MORNINGTON Peninsula Shire will increase pressure on the state government to help pay for the repair and ongoing maintenance of the 100-year-old Beleura cliff path at Mornington.
The request will be included in calls for help in tackling challenges across the peninsula caused by “coastal erosion, geological instability, severe weather events and climate change”.
“As a local council with limited resources, we don’t have the ability to tackle these issues alone. It calls for a state-wide approach,” the mayor Cr Simon Brooks said.
Closed for more than a year over safety reasons caused by a series of landslides, the path has received minor repairs – costing the shire more than $500,000 – for more than a decade.
The cost of making the path safe in the wake of the latest landslides has been estimated at $1.5 million.
Brooks said there had been no indication that the government intended to repair the path, which sat on a “mix of private property and Crown land belonging to the state”.
Long criticised for not having a long term solution and seemingly ineffective control of drainage from private properties above the path, the shire last week said its next steps – including discussions with the state government – would be guided by the results of a geotechnical report.
Brooks said the cliff was “not safe to use” and urged that it not be used “in its current state”.
The $57,000 report by Stantec Geotec was commissioned by the shire and released last Monday (1 December), one hour before a public meeting attended by more than 300 supporters of the path being repaired and reopened.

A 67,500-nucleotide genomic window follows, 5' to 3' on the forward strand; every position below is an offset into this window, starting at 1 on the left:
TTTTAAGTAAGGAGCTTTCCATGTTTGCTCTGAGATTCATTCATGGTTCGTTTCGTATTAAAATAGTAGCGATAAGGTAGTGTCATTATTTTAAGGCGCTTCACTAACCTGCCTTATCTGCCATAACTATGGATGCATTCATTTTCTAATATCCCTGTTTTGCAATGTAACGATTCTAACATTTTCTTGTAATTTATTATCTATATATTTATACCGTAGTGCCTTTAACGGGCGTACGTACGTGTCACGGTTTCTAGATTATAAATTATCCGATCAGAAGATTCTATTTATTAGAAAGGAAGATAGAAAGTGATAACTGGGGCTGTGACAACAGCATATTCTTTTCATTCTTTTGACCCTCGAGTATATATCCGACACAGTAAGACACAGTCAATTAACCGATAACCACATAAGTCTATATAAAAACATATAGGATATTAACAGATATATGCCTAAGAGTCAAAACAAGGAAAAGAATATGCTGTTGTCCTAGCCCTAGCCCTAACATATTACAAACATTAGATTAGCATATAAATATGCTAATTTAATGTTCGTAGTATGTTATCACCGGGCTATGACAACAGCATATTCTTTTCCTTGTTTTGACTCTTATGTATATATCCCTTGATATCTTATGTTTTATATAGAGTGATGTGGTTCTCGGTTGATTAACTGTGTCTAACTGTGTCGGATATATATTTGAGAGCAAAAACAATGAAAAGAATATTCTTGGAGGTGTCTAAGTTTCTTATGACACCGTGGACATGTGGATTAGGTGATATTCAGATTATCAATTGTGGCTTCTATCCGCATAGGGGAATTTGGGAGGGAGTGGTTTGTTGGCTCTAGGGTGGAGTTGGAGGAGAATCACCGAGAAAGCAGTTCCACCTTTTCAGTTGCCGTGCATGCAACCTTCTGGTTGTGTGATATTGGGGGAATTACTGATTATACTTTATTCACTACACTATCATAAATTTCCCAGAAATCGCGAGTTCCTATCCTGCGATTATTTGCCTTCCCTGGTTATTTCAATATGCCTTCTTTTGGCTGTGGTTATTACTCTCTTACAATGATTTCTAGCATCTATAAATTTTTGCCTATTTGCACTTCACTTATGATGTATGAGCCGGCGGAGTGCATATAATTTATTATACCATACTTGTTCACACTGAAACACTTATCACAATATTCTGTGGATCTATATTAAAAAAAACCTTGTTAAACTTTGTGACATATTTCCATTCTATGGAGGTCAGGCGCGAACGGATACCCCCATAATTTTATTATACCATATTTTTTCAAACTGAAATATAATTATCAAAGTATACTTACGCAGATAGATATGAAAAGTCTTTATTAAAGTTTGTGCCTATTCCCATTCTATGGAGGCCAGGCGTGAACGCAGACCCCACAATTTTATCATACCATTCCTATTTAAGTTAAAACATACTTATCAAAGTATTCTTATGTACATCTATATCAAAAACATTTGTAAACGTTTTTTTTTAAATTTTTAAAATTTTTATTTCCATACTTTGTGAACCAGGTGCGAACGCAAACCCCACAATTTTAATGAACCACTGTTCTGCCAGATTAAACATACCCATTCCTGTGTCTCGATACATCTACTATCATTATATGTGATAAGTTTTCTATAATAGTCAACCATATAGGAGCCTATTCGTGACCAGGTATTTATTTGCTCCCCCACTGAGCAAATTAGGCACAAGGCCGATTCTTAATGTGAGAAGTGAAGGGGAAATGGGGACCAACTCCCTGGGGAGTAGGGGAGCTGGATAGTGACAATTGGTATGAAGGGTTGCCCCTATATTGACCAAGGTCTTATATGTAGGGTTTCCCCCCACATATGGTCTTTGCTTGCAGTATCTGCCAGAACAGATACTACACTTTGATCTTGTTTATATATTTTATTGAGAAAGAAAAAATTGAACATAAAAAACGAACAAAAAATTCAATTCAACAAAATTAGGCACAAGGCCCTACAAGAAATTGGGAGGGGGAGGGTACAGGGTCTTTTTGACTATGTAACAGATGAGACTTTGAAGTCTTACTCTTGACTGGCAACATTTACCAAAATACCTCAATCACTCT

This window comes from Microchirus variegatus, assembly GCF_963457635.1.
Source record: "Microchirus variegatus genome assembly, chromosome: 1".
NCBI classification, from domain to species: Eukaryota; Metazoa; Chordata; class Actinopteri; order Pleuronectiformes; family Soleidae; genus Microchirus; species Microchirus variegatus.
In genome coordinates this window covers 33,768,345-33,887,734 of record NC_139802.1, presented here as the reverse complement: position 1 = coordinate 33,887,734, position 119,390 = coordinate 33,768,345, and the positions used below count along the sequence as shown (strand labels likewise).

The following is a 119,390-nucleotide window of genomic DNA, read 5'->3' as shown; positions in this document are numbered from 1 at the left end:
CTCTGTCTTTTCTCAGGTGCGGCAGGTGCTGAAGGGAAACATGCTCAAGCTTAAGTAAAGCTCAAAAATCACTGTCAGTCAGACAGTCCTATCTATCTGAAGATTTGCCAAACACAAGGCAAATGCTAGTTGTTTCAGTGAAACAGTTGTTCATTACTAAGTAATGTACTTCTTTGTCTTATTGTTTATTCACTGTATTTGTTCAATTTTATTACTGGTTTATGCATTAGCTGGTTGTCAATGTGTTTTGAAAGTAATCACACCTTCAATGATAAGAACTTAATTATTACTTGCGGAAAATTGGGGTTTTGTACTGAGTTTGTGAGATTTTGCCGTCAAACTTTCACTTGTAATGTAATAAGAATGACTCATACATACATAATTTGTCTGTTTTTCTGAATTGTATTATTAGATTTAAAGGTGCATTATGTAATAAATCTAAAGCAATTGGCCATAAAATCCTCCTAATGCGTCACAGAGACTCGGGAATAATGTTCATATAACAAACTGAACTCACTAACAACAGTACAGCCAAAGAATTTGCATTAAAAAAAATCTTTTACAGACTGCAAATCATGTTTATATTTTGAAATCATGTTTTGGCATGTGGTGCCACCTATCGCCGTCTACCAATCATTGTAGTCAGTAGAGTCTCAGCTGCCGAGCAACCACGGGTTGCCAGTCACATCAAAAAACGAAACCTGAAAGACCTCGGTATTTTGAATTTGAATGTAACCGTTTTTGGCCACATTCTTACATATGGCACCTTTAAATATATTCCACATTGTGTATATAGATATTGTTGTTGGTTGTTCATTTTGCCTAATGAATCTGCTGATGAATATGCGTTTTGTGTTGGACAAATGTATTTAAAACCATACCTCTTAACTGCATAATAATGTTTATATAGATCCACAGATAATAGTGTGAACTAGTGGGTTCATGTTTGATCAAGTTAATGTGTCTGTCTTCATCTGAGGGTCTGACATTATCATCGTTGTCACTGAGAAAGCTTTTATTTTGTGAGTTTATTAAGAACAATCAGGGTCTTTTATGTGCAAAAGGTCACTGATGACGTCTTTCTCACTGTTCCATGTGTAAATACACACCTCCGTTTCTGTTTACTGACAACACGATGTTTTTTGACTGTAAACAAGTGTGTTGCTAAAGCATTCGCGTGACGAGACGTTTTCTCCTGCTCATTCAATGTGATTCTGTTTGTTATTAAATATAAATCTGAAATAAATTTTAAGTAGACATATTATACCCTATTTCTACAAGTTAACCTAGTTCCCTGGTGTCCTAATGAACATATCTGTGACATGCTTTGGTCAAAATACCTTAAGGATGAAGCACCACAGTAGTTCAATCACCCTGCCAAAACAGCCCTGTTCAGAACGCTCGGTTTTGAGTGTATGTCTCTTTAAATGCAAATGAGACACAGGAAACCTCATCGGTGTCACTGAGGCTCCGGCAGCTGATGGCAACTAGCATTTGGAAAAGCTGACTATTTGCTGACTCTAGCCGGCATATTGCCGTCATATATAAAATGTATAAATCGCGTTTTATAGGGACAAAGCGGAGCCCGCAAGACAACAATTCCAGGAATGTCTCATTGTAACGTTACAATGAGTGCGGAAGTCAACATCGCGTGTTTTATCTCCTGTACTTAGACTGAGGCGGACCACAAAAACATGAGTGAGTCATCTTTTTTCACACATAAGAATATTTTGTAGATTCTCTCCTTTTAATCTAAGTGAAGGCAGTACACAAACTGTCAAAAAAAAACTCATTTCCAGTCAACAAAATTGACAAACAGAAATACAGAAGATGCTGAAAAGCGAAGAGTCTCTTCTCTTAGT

Peter Nicholson, one of the organisers of the meeting at Mornington Yacht Club held by the Save Our Cliff Path group, said the release of the “overdue” report had been a surprise (Call to keep up pressure to fix cliff path, The News 31/10/23).
He said the report recommended that an audit of all drainage systems by carried out, including irrigation, with a view to upgrades.
It also recommended community education programs be rolled out on the “correct” use of irrigation systems, with a focus on properties adjacent to the cliff.
Nicholson said the council’s infrastructure manager Derek Rotter was asked at the meeting about drainage failures but replied that the shire had “no power to tackle drainage and irrigation problems on private land”.
He said conclusions in the Stantec report “are basically a toned-down version of what the Friends of the Beleura Cliff Path have been saying to shire in documents and in person, and in committees, for the last 10 years”.
“We regard the report as a total vindication of our position and lobbying of the shire for the last 10 years.”
Nicholson said he had spoken with the “very technical and very long” report’s “well-regarded geo-tech expert” author who “has good grasp of the issues of the cliff and has worked hard to stay within the limitations imposed on him in the terms of [confidential] reference”.
He said it would be “interesting to see which recommendations [the shire] accepts and which they try to bury”.
An “excellent report” in 2003 “simply sank into the quicksand and nobody ever looked at it again”.
“It disappeared so deep that you cannot easily obtain it from the shire. This time round they will have us looking over their shoulder,” Nicholson said.
With Liz Bell